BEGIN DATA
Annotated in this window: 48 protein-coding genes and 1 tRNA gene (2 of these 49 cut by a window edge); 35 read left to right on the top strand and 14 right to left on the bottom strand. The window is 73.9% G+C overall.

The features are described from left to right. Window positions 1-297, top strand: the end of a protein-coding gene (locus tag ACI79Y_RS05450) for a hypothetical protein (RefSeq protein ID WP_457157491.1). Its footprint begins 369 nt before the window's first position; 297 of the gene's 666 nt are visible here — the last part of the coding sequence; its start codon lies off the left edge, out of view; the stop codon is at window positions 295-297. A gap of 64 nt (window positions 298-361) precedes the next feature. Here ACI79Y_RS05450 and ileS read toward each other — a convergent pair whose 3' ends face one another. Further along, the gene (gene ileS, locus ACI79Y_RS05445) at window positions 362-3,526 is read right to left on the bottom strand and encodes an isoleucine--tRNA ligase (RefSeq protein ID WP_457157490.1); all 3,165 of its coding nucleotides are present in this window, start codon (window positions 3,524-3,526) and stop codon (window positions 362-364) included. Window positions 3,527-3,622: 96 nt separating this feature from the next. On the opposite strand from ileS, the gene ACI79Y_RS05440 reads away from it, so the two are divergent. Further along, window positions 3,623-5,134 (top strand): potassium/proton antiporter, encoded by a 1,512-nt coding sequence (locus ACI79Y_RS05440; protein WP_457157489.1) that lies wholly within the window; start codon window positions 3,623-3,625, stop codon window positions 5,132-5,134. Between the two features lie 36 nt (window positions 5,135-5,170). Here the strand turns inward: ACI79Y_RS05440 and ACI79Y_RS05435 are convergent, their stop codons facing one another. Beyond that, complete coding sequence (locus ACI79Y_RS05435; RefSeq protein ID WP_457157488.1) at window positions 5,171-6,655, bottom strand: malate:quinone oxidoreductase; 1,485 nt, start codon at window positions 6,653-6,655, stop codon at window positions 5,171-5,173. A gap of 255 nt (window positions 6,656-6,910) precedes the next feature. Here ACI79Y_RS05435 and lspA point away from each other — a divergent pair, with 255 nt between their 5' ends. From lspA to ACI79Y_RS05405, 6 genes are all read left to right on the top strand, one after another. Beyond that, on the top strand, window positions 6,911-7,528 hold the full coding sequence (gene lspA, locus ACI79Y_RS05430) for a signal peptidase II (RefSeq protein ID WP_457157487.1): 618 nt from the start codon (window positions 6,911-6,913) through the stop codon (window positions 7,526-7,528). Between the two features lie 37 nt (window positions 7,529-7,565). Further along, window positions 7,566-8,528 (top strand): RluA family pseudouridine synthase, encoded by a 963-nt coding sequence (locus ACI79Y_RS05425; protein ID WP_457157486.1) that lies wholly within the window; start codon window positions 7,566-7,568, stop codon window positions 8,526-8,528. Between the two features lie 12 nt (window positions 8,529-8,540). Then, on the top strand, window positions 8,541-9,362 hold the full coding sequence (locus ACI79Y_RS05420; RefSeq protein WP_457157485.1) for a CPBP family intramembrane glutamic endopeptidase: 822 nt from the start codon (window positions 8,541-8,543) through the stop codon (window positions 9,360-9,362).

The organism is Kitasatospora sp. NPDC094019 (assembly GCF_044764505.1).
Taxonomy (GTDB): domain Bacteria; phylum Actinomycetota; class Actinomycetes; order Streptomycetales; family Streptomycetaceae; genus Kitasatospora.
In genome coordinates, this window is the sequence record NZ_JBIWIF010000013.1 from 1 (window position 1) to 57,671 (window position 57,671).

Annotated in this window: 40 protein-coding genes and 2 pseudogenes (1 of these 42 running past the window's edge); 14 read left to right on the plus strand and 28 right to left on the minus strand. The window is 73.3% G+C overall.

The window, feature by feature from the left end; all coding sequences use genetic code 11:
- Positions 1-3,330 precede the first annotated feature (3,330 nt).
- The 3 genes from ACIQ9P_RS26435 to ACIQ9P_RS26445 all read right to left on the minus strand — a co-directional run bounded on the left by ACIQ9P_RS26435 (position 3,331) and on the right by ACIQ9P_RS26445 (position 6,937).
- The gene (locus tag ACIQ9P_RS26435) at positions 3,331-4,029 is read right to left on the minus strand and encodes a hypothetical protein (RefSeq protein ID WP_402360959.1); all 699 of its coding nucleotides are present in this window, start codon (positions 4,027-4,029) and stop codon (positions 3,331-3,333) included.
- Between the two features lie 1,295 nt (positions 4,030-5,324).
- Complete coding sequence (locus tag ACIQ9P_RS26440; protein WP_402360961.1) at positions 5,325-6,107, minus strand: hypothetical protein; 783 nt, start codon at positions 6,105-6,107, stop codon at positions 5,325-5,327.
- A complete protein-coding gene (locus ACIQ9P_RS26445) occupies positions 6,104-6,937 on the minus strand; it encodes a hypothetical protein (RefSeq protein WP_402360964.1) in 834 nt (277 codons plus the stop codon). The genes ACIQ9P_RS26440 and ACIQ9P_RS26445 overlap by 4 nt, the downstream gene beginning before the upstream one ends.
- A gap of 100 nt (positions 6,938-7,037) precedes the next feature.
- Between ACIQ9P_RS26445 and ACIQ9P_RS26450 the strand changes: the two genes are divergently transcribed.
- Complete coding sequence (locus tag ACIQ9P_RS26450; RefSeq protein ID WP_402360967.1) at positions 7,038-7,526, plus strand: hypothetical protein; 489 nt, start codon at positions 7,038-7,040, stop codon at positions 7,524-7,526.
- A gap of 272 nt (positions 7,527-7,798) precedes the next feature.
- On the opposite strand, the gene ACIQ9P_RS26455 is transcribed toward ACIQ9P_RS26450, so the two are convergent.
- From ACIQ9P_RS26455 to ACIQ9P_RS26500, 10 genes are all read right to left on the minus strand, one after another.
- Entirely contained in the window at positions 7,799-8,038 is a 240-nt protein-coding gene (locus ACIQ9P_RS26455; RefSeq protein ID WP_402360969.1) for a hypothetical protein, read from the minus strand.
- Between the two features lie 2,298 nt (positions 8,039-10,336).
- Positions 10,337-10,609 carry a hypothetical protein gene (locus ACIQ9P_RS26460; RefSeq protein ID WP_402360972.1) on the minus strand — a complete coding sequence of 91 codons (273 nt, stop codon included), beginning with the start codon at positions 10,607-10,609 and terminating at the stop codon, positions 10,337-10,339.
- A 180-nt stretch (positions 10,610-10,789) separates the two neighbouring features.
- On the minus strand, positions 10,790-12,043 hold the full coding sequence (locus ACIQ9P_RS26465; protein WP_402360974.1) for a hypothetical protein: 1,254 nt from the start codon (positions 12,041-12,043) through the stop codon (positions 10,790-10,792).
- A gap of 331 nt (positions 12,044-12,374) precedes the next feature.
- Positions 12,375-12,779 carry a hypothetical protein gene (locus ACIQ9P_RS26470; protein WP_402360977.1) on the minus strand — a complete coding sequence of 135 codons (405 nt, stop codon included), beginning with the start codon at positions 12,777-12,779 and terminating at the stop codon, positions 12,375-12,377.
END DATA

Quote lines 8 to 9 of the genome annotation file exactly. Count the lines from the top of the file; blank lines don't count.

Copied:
- Positions 1-3,330 precede the first annotated feature (3,330 nt).
- The 3 genes from ACIQ9P_RS26435 to ACIQ9P_RS26445 all read right to left on the minus strand — a co-directional run bounded on the left by ACIQ9P_RS26435 (position 3,331) and on the right by ACIQ9P_RS26445 (position 6,937).